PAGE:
- The contribution of computational thinking to the cross-cutting goals of the curriculum.– From this perspective, the development of thinking is regarded as key, whereby the transversal skills that are promoted are research, communication, problem-solving, analysis, interpretation and the summarising of information and knowledge. These competences may be closely linked to computational thinking, so this creates a significantly fertile space for teaching them. However, to achieve the above, the pedagogical strategy and the curricular space in which these cross-disciplinary competences are studied and the way of putting them into practice should be defined. The countries that have succeeded in incorporating it into the mainstream include Poland, France, Finland, South Korea, Israel and Canada, as well as, more recently, Argentina. In terms of the age of implementation, all the proposals are geared towards students aged between 3 to 6 and 16.
We thus have eight countries that have integrated computational thinking into the framework of one or more core subjects, while seven others have included it in a cross-cutting manner, with an impact on different subjects across the curriculum. Similarly, two other countries have a mixed model whereby, in addition to having a core subject in which the computational thinking is conceptualised and studied, the latter is then transferred to the other subjects.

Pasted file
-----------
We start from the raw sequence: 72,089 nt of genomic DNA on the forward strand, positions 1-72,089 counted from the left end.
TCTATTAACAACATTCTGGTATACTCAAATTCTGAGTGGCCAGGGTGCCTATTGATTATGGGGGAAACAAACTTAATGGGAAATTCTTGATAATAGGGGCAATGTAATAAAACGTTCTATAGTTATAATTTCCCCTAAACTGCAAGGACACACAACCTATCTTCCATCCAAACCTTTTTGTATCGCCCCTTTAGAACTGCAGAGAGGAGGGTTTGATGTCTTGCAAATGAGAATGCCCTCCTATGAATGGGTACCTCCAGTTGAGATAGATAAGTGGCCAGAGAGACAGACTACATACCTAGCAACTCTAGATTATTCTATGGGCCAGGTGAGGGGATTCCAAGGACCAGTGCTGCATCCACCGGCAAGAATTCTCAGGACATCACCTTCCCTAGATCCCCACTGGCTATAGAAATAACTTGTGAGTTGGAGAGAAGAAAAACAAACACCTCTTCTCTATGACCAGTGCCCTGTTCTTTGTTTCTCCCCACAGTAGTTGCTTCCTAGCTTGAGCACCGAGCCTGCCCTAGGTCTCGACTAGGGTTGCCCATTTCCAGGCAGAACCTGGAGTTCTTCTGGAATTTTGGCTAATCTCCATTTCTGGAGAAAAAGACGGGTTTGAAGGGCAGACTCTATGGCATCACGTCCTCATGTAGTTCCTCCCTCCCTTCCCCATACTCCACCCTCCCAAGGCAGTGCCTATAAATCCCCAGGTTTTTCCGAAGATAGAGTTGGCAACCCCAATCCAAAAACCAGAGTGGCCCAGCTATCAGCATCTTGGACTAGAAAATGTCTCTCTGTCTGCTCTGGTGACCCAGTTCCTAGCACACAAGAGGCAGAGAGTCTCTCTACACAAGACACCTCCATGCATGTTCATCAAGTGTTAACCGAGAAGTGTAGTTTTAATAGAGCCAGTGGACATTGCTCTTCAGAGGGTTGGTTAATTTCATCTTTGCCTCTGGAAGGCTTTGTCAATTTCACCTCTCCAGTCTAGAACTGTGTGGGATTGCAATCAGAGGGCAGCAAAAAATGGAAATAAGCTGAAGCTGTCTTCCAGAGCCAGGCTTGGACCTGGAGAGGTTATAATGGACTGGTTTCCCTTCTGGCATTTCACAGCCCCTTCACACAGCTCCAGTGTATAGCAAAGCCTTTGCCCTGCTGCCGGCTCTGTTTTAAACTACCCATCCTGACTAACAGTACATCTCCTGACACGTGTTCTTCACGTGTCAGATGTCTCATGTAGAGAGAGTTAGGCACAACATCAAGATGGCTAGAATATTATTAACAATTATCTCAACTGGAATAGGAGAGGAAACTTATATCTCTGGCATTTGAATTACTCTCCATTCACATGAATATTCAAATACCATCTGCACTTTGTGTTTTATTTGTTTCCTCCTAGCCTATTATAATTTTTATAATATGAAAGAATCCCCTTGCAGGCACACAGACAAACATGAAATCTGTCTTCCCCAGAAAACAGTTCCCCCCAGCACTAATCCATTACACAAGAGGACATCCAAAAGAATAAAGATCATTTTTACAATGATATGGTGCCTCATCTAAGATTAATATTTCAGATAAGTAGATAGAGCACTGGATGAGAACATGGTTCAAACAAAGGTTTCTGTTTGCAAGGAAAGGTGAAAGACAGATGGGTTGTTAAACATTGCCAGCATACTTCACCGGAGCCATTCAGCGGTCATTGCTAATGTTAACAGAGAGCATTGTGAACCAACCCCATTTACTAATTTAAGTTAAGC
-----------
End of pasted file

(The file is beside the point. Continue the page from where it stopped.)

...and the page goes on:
Going by the experience of these 17 countries, we can extract some common features and conclusions that can give us some clues as to the key issues to be borne in mind when we introduce computational thinking into school curricula.
Inclusion of computational thinking in teacher training.- Most of the countries analysed (except for two) promote the development of this kind of thinking from an early age, which leads us to think that it’s essential for it to be regarded as a subject and approach to be addressed in the teachers’ initial training.
The majority trend is transversality.- If we analyse the years of implementation, we may consider that there is a clear tendency towards including computational thinking as a cross-curricular subject, as its inclusion not only serves to work on skills related to Computer Science, as it can also promote the development of the skills and competences required for the resolution of complex problems in different areas of our lives.
PCs are particularly valuable in vulnerable contexts.- The integration of computational thinking into the education of children in vulnerable contexts is especially important when it comes to bridging the digital and educational divide that exists in certain countries. In this regard, ProFuturo’s computational thinking program plays an essential role, not only in integrating this discipline into its classrooms, but also in prioritising research to provide evidence of its impact in vulnerable educational environments.
Evaluate to generate knowledge.- Given that the integration of computational thinking is gradually beginning to take shape in more and more countries and schools, it’s vital to focus on evaluating the work carried out in different parts of the world to ensure that the other countries that are considering the possibility of doing so can obtain empirical results of good practices that serve as an inspiration and a source of debate.